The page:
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Opposition leader Leopoldo López. Photo: Leopoldo López / AFP / Getty Images

"Can Venezuela Be Saved? As a nation unwinds, Leopoldo López, the opposition’s most prominent leader, sits under house arrest and contemplates what might still be possible," by Wil S. Hylton.

Why he matters: "[H]e has become the most prominent political prisoner in Latin America, if not the world. His case has been championed by just about every human rights organization on earth."

  • "López was arrested in February 2014 after leading a public protest that turned violent. ... Before his arrest, he was among the most prominent and popular opposition leaders in Venezuela. Polling suggested that he could defeat President Nicolás Maduro, the unpopular successor to Hugo Chávez."
  • "The Venezuelan government routinely disparages him as a right-wing reactionary from the ruling class who wants to reverse the social progress of chavismo and restore the landed aristocracy; the Venezuelan right, meanwhile, considers López a neo-Marxist, whose proposal to distribute the country’s oil wealth among the people would only deepen the chavista agenda."
  • Update: "Since the publication of this article, armed guards from the Venezuelan intelligence service have raided and occupied the residence of Leopoldo López. Members of the Venezuelan National Assembly gathered in front of the house, along with local media and citizens, to protest the invasion and threats by the Venezuelan government that López will be returned to military prison."
  • Worthy of your time.

Go deeper

Schumer's m(aj)ority checklist

Senate Minority Leader Chuck Schumer. Photo: Tasos Katopodis/Getty Images

Capitalizing on the Georgia runoffs, achieving a 50-50 Senate and launching an impeachment trial are weighty to-dos for getting Joe Biden's administration up and running on Day One.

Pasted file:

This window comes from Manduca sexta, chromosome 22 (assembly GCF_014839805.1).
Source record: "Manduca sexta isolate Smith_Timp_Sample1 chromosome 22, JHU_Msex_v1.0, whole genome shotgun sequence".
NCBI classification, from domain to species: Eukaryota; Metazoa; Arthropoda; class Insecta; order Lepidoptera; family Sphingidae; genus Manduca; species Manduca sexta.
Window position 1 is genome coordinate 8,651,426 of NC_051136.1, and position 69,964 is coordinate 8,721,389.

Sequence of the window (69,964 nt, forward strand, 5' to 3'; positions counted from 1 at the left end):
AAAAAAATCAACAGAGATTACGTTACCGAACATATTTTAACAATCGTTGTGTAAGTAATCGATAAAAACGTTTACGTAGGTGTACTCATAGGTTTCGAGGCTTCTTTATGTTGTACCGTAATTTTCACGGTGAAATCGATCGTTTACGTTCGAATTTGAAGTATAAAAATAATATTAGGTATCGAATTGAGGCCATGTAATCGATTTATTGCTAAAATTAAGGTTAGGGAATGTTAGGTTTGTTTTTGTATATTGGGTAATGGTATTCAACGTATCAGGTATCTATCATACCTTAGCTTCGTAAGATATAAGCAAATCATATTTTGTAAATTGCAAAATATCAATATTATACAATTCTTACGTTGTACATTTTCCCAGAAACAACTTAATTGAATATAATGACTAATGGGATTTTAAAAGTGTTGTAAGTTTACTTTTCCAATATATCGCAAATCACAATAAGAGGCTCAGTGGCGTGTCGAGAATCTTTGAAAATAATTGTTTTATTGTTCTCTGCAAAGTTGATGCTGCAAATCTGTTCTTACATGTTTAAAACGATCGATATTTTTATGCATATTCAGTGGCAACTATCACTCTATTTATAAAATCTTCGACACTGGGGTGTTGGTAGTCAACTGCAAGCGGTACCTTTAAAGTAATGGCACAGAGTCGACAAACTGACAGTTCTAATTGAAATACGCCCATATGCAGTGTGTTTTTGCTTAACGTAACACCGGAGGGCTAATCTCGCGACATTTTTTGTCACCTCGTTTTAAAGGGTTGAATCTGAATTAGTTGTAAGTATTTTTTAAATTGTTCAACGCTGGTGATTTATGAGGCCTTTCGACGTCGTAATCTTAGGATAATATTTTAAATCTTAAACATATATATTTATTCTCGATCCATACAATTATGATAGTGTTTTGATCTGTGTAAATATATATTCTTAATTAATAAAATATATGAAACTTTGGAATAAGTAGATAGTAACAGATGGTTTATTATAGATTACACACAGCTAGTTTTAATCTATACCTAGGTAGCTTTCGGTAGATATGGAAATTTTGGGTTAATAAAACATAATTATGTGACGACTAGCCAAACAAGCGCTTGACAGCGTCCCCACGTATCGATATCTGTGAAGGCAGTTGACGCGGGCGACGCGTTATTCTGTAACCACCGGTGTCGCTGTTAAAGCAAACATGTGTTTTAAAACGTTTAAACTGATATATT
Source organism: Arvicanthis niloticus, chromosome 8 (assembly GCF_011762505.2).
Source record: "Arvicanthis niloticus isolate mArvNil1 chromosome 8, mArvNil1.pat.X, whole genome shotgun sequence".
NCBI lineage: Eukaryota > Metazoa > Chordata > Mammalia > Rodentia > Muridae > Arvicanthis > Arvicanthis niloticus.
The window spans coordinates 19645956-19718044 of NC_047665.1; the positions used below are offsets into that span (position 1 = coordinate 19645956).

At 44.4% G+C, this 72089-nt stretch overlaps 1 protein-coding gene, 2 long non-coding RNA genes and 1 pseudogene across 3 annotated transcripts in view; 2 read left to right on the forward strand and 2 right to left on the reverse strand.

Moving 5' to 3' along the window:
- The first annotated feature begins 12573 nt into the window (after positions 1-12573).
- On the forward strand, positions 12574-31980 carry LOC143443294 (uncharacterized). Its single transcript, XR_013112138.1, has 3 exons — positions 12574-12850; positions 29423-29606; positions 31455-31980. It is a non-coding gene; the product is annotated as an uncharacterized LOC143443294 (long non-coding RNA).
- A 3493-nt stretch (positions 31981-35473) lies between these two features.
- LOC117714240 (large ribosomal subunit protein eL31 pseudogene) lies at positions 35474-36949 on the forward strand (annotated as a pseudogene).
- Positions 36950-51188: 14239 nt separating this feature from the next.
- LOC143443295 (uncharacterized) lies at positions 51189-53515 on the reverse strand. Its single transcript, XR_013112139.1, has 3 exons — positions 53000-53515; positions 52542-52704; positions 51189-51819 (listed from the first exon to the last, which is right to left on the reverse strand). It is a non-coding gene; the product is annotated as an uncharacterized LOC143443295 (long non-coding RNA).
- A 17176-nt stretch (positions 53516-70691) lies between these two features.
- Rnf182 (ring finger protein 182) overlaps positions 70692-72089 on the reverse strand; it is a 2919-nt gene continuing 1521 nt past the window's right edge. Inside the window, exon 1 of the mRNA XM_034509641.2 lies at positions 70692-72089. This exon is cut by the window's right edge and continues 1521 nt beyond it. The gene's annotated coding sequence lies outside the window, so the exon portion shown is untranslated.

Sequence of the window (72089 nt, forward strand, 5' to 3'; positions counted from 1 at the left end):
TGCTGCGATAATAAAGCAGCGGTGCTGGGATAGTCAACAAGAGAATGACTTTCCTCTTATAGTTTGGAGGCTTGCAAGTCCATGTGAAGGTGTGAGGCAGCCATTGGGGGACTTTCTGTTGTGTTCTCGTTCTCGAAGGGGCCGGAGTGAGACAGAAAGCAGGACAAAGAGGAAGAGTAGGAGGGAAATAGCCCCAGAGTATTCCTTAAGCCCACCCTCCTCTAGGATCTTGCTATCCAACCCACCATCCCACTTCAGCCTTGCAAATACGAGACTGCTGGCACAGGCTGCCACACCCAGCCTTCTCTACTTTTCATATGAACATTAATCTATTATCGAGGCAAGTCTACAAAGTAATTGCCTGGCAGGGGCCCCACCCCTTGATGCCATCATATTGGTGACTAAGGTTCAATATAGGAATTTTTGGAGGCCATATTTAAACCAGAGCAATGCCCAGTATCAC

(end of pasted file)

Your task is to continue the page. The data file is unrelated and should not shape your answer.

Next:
What to watch: A blend of ceremonies, hearings and legal timelines will come into play on Tuesday and Wednesday so Chuck Schumer can actually claim the Senate majority and propel the new president's agenda.

The dark new reality in Congress

National Guard troops keep watch at security fencing. Photo: Kent Nishimura/Los Angeles Times via Getty Images

This is how bad things are for elected officials and others working in a post-insurrection Congress:

  • Rep. Norma Torres (D-Calif.) said she had a panic attack while grocery shopping back home.
  • Rep. Jim McGovern (D-Mass.) said police may also have to be at his constituent meetings.
  • Rep. Adam Kinzinger (R-Ill.) told a podcaster he brought a gun to his office on Capitol Hill on Jan. 6 because he anticipated trouble with the proceedings that day.
Off the Rails

Episode 3: Descent into madness ... Trump: "Sometimes you need a little crazy"

Photo illustration: Sarah Grillo/Axios. Photos: Tom Williams/CQ-Roll Call, Chip Somodevilla/Getty Images

Beginning on election night 2020 and continuing through his final days in office, Donald Trump unraveled and dragged America with him, to the point that his followers sacked the U.S. Capitol with two weeks left in his term. This Axios series takes you inside the collapse of a president.

Episode 3: The conspiracy goes too far. Trump's outside lawyers plot to seize voting machines and spin theories about communists, spies and computer software.

President Trump was sitting in the Oval Office one day in late November when a call came in from lawyer Sidney Powell. "Ugh, Sidney," he told the staff in the room before he picked up. "She's getting a little crazy, isn't she? She's really gotta tone it down. No one believes this stuff. It's just too much."